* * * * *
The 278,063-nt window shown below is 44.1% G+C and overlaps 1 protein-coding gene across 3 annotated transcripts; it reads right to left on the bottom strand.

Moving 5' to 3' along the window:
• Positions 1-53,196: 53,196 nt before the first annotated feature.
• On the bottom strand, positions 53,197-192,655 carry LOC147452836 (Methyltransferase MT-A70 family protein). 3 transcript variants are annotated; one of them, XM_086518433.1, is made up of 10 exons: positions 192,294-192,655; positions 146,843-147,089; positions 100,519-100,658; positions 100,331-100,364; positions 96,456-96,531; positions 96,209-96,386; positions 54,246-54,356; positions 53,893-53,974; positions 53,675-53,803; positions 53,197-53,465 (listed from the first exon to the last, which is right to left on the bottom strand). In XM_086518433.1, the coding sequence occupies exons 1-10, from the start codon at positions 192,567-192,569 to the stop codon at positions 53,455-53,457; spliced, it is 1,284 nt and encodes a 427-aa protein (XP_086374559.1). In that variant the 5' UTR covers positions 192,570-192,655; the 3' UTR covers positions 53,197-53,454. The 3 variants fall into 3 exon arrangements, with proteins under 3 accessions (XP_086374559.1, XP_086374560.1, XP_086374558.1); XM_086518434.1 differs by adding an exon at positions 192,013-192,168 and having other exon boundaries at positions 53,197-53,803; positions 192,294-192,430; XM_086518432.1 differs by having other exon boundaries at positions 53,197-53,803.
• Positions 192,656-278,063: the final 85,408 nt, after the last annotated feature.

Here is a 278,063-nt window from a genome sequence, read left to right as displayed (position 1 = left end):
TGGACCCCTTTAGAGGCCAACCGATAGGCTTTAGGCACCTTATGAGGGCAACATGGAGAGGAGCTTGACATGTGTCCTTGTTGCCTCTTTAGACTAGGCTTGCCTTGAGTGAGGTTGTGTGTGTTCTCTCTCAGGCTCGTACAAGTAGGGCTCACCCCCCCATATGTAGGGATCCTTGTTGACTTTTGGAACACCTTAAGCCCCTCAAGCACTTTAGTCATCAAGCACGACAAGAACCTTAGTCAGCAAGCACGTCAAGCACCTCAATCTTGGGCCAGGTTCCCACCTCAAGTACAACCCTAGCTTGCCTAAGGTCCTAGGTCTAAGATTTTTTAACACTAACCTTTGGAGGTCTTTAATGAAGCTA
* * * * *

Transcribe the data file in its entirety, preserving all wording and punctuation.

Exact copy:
The 278,063-nt window shown below is 44.1% G+C and overlaps 1 protein-coding gene across 3 annotated transcripts; it reads right to left on the bottom strand.

Moving 5' to 3' along the window:
• Positions 1-53,196: 53,196 nt before the first annotated feature.
• On the bottom strand, positions 53,197-192,655 carry LOC147452836 (Methyltransferase MT-A70 family protein). 3 transcript variants are annotated; one of them, XM_086518433.1, is made up of 10 exons: positions 192,294-192,655; positions 146,843-147,089; positions 100,519-100,658; positions 100,331-100,364; positions 96,456-96,531; positions 96,209-96,386; positions 54,246-54,356; positions 53,893-53,974; positions 53,675-53,803; positions 53,197-53,465 (listed from the first exon to the last, which is right to left on the bottom strand). In XM_086518433.1, the coding sequence occupies exons 1-10, from the start codon at positions 192,567-192,569 to the stop codon at positions 53,455-53,457; spliced, it is 1,284 nt and encodes a 427-aa protein (XP_086374559.1). In that variant the 5' UTR covers positions 192,570-192,655; the 3' UTR covers positions 53,197-53,454. The 3 variants fall into 3 exon arrangements, with proteins under 3 accessions (XP_086374559.1, XP_086374560.1, XP_086374558.1); XM_086518434.1 differs by adding an exon at positions 192,013-192,168 and having other exon boundaries at positions 53,197-53,803; positions 192,294-192,430; XM_086518432.1 differs by having other exon boundaries at positions 53,197-53,803.
• Positions 192,656-278,063: the final 85,408 nt, after the last annotated feature.

Here is a 278,063-nt window from a genome sequence, read left to right as displayed (position 1 = left end):
TGGACCCCTTTAGAGGCCAACCGATAGGCTTTAGGCACCTTATGAGGGCAACATGGAGAGGAGCTTGACATGTGTCCTTGTTGCCTCTTTAGACTAGGCTTGCCTTGAGTGAGGTTGTGTGTGTTCTCTCTCAGGCTCGTACAAGTAGGGCTCACCCCCCCATATGTAGGGATCCTTGTTGACTTTTGGAACACCTTAAGCCCCTCAAGCACTTTAGTCATCAAGCACGACAAGAACCTTAGTCAGCAAGCACGTCAAGCACCTCAATCTTGGGCCAGGTTCCCACCTCAAGTACAACCCTAGCTTGCCTAAGGTCCTAGGTCTAAGATTTTTTAACACTAACCTTTGGAGGTCTTTAATGAAGCTA